According to a source and documents seen by Reuters, Qatar has called up hundreds of civilians, including ambassadors summoned back from abroad, for mandatory military service staffing security checkpoints at World Cup stadiums.
Conscript deployment highlights the logistical challenge faced by the tiny Gulf Arab state hosting one of the biggest sporting events. Some of these conscripts would typically choose to forego mandatory military service because their work is regarded as essential.
The conscripts are training to manage stadium security queues, frisk fans and detect contraband like alcohol, drugs or weapons concealed in ponytails, jacket linings or even false bellies, according to training materials seen by Reuters.
Qatar has a population of 2.8 million – of which barely 380,000 are Qatari nationals – and expects an unprecedented influx of 1.2 million visitors for the tournament. It already has an agreement with Turkey which is supplying 3,000 riot police.
Less than three months before the start of the 29-day tournament, the civilians were given the order to report for pre-dawn duty at the national service camp north of the Qatari capital Doha in early September, according to order papers viewed by Reuters.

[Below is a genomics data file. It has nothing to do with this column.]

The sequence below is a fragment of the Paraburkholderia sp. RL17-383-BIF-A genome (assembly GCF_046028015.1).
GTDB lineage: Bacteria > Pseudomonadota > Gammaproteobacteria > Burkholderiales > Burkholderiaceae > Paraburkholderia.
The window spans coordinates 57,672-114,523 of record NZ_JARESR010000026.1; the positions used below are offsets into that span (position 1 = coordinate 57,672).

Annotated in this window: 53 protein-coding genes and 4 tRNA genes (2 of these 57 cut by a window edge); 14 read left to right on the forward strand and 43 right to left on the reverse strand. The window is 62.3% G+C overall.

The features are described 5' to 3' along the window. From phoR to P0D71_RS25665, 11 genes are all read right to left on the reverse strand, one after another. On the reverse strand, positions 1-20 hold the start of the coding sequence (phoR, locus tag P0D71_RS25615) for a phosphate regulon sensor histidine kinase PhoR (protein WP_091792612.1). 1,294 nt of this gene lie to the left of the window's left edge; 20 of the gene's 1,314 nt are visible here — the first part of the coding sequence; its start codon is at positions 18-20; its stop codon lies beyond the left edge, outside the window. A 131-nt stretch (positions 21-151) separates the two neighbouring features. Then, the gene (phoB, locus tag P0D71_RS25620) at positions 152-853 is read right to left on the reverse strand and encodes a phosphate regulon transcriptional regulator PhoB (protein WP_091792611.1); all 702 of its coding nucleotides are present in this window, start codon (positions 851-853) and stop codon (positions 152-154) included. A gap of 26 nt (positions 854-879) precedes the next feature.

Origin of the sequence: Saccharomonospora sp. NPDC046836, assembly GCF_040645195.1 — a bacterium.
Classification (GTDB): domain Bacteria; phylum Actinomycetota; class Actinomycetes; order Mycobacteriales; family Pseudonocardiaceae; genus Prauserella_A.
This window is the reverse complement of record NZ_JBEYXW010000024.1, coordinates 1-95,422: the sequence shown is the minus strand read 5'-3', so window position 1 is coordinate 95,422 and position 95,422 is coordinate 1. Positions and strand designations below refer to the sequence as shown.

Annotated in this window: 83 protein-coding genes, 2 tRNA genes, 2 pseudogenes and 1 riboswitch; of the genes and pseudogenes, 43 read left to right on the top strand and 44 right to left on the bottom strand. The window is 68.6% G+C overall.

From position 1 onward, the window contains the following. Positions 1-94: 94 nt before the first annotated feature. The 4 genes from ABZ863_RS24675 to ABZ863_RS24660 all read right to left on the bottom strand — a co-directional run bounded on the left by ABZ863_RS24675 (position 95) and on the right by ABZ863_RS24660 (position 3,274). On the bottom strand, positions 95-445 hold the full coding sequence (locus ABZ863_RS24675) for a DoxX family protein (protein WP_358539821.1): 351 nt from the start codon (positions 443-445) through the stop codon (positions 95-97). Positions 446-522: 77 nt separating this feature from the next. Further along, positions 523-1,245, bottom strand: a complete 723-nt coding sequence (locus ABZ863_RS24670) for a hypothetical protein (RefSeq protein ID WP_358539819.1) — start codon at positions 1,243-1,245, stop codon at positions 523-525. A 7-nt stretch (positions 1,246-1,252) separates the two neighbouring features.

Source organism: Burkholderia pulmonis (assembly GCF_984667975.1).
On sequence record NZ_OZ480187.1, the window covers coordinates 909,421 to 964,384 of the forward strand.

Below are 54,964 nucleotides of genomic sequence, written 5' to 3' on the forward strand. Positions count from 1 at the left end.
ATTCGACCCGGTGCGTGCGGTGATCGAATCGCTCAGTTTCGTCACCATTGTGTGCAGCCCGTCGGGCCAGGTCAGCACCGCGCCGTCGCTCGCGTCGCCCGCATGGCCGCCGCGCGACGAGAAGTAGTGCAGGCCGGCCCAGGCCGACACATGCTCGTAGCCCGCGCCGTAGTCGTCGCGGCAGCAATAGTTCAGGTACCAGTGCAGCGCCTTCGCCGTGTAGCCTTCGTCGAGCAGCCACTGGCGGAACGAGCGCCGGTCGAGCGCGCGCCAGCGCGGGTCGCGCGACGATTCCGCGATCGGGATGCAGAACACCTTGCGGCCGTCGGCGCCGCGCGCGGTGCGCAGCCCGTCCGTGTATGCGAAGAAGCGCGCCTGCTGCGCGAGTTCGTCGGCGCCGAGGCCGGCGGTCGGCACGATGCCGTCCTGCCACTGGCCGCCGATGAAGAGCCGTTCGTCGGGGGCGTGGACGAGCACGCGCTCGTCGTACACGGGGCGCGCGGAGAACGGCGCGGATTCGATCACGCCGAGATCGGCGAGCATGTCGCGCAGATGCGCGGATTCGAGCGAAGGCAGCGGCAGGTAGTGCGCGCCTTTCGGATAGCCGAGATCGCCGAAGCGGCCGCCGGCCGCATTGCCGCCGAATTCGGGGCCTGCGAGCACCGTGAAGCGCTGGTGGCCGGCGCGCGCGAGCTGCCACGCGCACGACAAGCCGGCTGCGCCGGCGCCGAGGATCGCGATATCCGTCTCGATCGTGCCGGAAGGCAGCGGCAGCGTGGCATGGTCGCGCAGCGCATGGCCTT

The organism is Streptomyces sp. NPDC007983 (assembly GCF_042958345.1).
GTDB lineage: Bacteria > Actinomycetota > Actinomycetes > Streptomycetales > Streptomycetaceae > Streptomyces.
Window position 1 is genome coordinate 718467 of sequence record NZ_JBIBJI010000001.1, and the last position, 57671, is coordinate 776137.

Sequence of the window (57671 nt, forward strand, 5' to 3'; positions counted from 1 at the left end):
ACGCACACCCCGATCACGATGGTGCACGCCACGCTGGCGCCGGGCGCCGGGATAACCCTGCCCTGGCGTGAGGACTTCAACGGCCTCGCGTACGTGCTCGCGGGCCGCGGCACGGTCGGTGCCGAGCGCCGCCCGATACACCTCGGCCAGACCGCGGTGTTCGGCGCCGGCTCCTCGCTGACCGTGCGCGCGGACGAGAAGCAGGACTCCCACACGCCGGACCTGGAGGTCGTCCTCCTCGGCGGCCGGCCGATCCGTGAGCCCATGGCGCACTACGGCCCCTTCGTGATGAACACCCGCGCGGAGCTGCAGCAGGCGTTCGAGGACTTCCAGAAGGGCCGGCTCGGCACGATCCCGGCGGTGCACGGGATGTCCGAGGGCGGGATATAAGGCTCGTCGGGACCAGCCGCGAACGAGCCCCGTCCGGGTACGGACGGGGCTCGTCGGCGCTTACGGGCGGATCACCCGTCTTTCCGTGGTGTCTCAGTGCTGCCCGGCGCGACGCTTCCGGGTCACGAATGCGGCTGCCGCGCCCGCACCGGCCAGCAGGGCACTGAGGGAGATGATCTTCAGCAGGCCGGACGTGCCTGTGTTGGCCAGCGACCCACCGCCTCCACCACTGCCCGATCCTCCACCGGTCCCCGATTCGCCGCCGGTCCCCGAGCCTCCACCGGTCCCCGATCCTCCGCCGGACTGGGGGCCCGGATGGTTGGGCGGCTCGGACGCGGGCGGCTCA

According to the source, the civilians were informed that they had been called up to help with the World Cup and that it was their ‘patriotic duty’ to do so. According to the insider, ‘the majority of individuals are there because they have to be because they don’t want to get in trouble.’
According to a source with firsthand knowledge of the strategy and the training, some volunteers are also undergoing training concurrently with the conscripted troops.
When contacted for clarification, a representative of the Qatari government issued a statement confirming that the country’s national service programme would run as usual throughout the World Cup.
As they do every year during significant public events like the National Day celebrations, recruits will offer additional support during the tournament as part of the normal programme, the statement continued.